Officers recognized Elmore as a member of the Vine/Forest Street gang and knew him to have a prior firearm arrest. After making a number of observations that led them to believe that Elmore was unlawfully armed with a firearm, officers conducted a pat/frisk of Elmore near 93 Zeigler Street, near the intersection of Zeigler Street and Bethune Way. They recovered from his waistband a Smith & Wesson, Model 60, SPL .38 caliber revolver, loaded with five rounds of .38 caliber ammunition. When officers asked Elmore for his license to carry a firearm, he replied, "Man, I ain't got that."
Elmore wrote a letter to the judge in his current case pleading for leniency, saying he agreed to plead guilty after realizing what he had done was wrong - but denying he was a member of a gang:
When I make bad decisions like carrying a firearm, it has an effect on more than just me. It affects the community. It affects my family, the people I love, like my wife and kids. There are so many risks that come with it. You risk getting arrested, and missing out on time with your loved ones. But most of all you risk the chance of people getting hurt and taken away from their family forever. Fortunately, no one was hurt in my situation. But I can think of countless situations where someone close to me has been hurt or killed by gun violence, or arrested for carrying a firearm. It is not worth it. It's not worth the heartache or the stress that people have to go through on both sides. ...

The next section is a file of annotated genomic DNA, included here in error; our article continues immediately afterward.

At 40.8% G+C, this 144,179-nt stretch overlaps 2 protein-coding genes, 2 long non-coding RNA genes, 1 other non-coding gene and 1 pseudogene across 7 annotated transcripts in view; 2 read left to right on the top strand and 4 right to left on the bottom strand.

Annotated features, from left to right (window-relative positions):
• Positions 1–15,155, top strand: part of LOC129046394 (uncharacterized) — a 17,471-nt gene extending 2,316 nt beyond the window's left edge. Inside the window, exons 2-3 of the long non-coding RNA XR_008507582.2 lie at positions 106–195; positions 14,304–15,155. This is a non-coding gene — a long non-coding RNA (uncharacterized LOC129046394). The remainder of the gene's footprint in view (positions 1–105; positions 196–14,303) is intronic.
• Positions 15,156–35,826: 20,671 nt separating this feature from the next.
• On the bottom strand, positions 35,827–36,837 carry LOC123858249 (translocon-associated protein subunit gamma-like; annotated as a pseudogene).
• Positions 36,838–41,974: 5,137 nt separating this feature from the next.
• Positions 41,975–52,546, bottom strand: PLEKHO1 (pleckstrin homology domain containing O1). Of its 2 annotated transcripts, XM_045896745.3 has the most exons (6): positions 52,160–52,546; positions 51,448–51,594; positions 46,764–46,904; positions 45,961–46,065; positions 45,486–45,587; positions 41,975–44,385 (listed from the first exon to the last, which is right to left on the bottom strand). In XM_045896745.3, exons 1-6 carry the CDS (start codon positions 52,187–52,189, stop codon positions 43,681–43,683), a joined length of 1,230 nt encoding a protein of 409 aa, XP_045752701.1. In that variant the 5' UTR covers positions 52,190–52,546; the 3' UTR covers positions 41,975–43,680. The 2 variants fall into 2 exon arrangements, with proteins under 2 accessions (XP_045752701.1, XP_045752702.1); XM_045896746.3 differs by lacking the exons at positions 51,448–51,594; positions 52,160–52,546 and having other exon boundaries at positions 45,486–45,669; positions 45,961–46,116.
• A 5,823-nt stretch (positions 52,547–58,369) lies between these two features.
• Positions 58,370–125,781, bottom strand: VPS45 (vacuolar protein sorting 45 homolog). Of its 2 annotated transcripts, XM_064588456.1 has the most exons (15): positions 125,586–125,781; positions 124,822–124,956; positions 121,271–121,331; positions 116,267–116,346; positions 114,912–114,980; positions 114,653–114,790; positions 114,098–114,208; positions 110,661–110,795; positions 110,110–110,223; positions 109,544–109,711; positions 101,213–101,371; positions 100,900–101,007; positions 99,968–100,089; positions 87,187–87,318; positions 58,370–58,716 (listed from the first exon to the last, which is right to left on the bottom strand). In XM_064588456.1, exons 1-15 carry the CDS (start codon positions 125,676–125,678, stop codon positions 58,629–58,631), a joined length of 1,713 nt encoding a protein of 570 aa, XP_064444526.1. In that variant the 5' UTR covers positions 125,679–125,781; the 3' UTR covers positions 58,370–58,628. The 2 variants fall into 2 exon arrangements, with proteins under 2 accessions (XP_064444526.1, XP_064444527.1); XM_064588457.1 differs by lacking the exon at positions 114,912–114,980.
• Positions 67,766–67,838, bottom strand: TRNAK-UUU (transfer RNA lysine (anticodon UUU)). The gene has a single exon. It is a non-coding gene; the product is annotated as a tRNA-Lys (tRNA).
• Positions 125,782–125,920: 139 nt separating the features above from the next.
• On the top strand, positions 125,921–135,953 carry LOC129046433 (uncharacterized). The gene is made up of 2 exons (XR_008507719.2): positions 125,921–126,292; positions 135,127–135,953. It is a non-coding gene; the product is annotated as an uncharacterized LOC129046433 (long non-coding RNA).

I understand that I am labeled as a VNF gang members according to the BPD Gang Data base, because I have been FIO'd [stopped and interviewed by an officer] with known gang members or arrested around them. But those are vague judgments. Anyone can be FIO'd or arrested with the next person and that doesn't necessarily mean that they are gang affiliated. No one should be profiled in such a way. A big reason why I do not gang bang is because I have lost so many friends to street violence. So many people dead because of nothing and that's not what I want for myself. I have a future and I would like to prosper. Although I know gang members, people in the street know that I am not gang affiliated.